A rogues' gallery of Mexican bandits, bombshells, lotharios, and thieves saturates American popular culture. Remember Speedy Gonzalez? "Mexican Spitfire" Lupe Vélez? The Frito Bandito? Familiar and reassuring—at least to Anglos—these Mexican stereotypes are not a people but a text, a carefully woven, articulated, and consumer-ready commodity. In this original, provocative, and highly entertaining book, William Anthony Nericcio deconstructs Tex[t]-Mexicans in films, television, advertising, comic books, toys, literature, and even critical theory, revealing them to be less flesh-and-blood than "seductive hallucinations," less reality than consumer products, a kind of "digital crack."
Nericcio engages in close readings of rogue/icons Rita Hayworth, Speedy Gonzalez, Lupe Vélez, and Frida Kahlo, as well as Orson Welles' film Touch of Evil and the comic artistry of Gilbert Hernandez. He playfully yet devastatingly discloses how American cultural creators have invented and used these and other Tex[t]-Mexicans since the Mexican Revolution of 1910, thereby exposing the stereotypes, agendas, phobias, and intellectual deceits that drive American popular culture. This sophisticated, innovative history of celebrity Latina/o mannequins in the American marketplace takes a quantum leap toward a constructive and deconstructive next-generation figuration/adoration of Latinos in America.
What do you get for your hard-earned twenty+ bucks??? A new, hermetically-sealed (for your protection!) copy of William Nericcio's 2007 ALA award-winning book, Tex{t}-Mex: Seductive Hallucinations of the "Mexican" in America.  And at ¡venta venta, venga venga! sale price as Jeff Bezos at Amazon is trying to charge $27.95 for this book! 

The book is shipped (or hand-delivered to you via special courier) along with our selection of two gift prints from the Mextasy Collection! If you want me to "break the seal" and sign the book, just order here and then email me to and tell me how you want it inscribed!

27.95 USD $21.95 USD + FREE shipping!

More images from the book!


Sunday, March 31, 2019

What is Mextasy!? An Introduction to Guillermo Nericcio García' & William Nericcio's "Circus of Desmadres" -- A Traveling Pop-Up Exhibition Coming Soon to a Gallery, Museum, or University Near You!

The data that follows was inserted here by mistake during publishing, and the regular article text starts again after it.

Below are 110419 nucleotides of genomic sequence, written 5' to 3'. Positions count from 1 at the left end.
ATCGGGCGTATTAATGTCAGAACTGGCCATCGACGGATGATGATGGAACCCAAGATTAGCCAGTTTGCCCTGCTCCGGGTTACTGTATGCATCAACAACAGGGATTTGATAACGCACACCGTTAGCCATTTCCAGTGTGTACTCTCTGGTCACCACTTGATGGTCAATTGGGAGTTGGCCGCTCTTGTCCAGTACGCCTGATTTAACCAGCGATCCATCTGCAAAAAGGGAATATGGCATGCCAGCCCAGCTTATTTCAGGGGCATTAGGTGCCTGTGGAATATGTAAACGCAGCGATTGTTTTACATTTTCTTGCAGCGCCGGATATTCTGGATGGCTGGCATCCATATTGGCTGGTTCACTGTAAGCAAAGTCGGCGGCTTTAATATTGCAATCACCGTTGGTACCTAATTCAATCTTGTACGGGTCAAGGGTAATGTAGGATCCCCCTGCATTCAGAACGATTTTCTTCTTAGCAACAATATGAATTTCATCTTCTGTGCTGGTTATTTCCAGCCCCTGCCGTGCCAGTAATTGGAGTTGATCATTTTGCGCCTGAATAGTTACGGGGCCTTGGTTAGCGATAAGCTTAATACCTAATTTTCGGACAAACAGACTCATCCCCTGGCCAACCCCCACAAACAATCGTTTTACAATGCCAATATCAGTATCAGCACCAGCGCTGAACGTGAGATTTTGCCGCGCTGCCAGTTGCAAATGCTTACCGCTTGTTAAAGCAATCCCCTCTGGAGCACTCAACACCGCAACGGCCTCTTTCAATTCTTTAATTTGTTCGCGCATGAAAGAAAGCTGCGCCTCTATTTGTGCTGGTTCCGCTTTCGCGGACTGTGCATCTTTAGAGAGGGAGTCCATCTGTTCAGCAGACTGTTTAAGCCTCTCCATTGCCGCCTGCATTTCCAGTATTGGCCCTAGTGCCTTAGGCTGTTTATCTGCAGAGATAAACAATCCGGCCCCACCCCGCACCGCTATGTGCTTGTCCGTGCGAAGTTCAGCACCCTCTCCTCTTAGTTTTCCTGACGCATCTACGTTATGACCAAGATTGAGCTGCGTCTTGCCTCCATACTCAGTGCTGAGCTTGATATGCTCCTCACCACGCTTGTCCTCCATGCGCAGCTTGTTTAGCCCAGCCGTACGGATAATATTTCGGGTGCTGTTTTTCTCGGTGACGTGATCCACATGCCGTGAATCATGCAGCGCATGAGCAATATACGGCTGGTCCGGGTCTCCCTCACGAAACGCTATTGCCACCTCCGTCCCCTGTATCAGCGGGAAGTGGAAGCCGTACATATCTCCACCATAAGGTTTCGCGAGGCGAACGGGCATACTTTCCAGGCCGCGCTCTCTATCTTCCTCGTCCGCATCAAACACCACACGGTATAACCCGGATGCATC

Mextasy: Seductive Hallucinations of Latina/o Mannequins Prowling the American Unconscious is a traveling pop-up or gallery-based art show/exhibit based on the work of William "Memo" Nericcio and Guillermo Nericcio García. The traveling exhibition was originally curated by Leticia Gómez Franco for Casa Familiar, San Ysidro, California, and Rachel Freyman Brown, South Texas College, McAllen, Texas. It's most recent shows were at the University of Pennsylvania, Binacom/San Diego, the University of Kansas, and Salisbury University.

Mextasy both reflects on and expands upon Nericcio's 2007 American Library Association award-winning book with UT Press, Tex[t]-Mex: Seductive Hallucinations of the Mexican in America. In addition to racist artifacts from American mass culture (the bread and butter of Uncle Sam's unconscious), the show also features works that is "xicanosmotic," that is, works by Mexican-American artists where the delicious tattoo of the Mexican/US borderlands/frontera is writ large as in the deliriously delicious artistic tracings of Raul Gonzalez IIIPerry Vasquez, Rafaella Suarez, and Izel Vargas.

Visitors to this page interested in having MEXTASY invade their local gallery/university of choice should contact us here. For more information and an interview with the curator/artist, go here.